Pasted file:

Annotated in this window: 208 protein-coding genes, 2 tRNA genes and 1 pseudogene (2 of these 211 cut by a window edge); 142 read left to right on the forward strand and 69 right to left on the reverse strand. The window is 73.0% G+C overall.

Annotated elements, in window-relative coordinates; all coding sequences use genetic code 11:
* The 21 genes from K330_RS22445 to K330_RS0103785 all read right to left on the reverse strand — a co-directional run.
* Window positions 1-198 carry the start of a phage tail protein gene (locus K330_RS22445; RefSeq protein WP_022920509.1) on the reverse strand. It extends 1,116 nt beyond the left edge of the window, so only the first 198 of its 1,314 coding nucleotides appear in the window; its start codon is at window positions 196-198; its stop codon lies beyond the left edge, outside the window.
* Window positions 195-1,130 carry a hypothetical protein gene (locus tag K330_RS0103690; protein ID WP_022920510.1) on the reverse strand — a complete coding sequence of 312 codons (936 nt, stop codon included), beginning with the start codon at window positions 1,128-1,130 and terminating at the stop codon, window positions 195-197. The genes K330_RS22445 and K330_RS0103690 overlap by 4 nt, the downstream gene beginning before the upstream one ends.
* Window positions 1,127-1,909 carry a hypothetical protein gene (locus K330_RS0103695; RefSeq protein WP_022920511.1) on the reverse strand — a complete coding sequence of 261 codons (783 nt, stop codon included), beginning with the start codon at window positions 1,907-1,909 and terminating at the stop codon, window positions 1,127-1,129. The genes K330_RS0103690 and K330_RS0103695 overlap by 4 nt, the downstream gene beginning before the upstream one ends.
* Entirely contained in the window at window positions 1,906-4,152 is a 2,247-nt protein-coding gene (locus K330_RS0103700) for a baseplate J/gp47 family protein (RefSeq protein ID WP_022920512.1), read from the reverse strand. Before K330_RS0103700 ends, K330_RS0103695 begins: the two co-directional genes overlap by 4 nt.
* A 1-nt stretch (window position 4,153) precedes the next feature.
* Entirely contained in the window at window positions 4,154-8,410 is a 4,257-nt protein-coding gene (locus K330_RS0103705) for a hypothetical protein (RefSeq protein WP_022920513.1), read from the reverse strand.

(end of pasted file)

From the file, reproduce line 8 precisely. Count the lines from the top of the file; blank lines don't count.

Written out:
* A 1-nt stretch (window position 4,153) precedes the next feature.